We miss Modern Farmer, so it felt right to revisit and share one of our favorite pieces from the December 2014 issue of the magazine.
Ben Harper reports on faith-based farming enterprises, profiling six operations from across the U.S. For these organizations and individuals, growing food is not only a lifestyle preference, but also an imperative.
The operations featured in the story vary in size and the scope of work they do. Some operate CSAs, or apprentice programs. Another grows and mills grain. Mepkin Abbey in South Carolina operates a mushroom farm that provisions restaurants. Marrakech Farm in Haymarket, Virginia raises lambs for ritual slaughter.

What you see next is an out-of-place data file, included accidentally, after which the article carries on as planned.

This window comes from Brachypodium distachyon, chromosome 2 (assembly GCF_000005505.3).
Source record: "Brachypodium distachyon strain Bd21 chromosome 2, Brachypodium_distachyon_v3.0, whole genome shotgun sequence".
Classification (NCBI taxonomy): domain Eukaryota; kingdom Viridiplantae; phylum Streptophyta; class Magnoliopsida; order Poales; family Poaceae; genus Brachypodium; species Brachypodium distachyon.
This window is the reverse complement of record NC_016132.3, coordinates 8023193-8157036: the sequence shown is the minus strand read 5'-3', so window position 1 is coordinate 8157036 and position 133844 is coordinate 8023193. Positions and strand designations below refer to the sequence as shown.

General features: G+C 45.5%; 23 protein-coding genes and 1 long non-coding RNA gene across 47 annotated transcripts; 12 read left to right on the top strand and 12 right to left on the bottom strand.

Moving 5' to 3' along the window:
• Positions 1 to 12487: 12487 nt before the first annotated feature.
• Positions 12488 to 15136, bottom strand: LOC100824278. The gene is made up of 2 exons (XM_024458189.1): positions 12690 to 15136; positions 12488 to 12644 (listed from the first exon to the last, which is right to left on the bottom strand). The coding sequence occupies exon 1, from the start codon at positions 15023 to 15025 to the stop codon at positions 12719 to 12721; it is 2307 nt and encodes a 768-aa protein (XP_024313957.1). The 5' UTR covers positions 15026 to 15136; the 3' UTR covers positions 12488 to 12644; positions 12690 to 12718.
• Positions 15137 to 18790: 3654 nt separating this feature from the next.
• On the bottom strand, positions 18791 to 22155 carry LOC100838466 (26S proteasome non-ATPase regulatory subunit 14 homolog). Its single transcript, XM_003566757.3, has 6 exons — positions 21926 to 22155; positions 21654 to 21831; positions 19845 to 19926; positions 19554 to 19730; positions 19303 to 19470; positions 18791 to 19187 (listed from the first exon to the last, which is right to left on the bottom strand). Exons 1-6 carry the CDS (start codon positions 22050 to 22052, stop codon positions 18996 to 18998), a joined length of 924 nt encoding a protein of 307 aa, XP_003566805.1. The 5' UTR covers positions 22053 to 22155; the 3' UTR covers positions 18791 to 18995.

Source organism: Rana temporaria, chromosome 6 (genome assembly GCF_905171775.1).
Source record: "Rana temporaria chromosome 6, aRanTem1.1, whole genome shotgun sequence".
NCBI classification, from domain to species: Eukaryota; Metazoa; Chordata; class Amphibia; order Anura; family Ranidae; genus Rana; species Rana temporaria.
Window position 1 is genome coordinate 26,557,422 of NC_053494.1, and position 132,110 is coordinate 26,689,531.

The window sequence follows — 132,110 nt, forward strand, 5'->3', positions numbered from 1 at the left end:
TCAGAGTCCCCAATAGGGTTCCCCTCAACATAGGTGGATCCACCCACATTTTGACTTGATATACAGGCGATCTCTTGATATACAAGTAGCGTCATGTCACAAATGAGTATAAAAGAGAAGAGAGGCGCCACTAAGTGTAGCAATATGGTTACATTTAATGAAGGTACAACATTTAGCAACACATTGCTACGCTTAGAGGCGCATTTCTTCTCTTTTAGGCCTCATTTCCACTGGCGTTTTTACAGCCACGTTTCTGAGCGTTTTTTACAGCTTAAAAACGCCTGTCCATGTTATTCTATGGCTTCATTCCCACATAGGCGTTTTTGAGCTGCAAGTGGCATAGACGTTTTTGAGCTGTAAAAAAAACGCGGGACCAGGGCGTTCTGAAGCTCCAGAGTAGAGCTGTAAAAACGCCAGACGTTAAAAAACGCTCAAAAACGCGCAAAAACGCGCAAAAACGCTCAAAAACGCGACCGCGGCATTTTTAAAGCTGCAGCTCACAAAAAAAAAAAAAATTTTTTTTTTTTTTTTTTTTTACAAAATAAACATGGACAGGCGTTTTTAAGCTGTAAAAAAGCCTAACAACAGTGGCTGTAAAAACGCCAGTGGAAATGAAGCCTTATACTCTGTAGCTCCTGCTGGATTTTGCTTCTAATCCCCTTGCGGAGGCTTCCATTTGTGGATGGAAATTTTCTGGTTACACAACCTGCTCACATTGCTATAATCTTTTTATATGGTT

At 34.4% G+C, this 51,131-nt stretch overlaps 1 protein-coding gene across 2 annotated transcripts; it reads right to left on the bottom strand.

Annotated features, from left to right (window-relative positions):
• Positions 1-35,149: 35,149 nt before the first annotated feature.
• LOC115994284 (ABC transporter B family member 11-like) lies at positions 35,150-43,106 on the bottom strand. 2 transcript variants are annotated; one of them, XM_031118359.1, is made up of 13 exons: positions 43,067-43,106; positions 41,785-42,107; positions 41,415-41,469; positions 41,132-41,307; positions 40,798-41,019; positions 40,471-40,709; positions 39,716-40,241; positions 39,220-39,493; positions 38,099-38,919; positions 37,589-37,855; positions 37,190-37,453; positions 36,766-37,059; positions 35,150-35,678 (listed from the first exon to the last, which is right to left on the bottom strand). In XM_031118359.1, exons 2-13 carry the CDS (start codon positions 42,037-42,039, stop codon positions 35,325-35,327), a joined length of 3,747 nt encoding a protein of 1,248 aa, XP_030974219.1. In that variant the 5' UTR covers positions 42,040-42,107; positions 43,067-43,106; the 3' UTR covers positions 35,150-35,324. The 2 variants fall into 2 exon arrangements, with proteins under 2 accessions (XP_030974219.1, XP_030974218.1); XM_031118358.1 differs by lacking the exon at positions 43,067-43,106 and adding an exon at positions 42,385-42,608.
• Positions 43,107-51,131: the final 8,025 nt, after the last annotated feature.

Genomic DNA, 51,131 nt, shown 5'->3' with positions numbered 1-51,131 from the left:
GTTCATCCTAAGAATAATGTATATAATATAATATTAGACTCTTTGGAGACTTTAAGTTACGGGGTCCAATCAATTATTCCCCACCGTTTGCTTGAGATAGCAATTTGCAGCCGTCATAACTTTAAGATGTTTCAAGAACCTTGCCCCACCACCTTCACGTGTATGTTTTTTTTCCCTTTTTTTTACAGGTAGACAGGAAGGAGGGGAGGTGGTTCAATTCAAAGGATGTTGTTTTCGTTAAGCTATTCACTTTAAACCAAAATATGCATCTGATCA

As the piece notes, the numbers of faith-based groups working the land is growing.
“It’s absolutely on the rise,” says Fred Bahnson, the director of the Food, Faith & Religious Leadership Initiative at the Wake Forest School of Divinity and the author of “Soil and Sacrament,” a memoir chronicling Bahnson’s experiences at four religious farms. “It’s partly influenced by the larger cultural renewal of interest in food, the whole food movement phenomenon. But I’d say it’s also coming from more a place of spiritual hunger, the desire for a deeper connection with our food, with the land, with community.”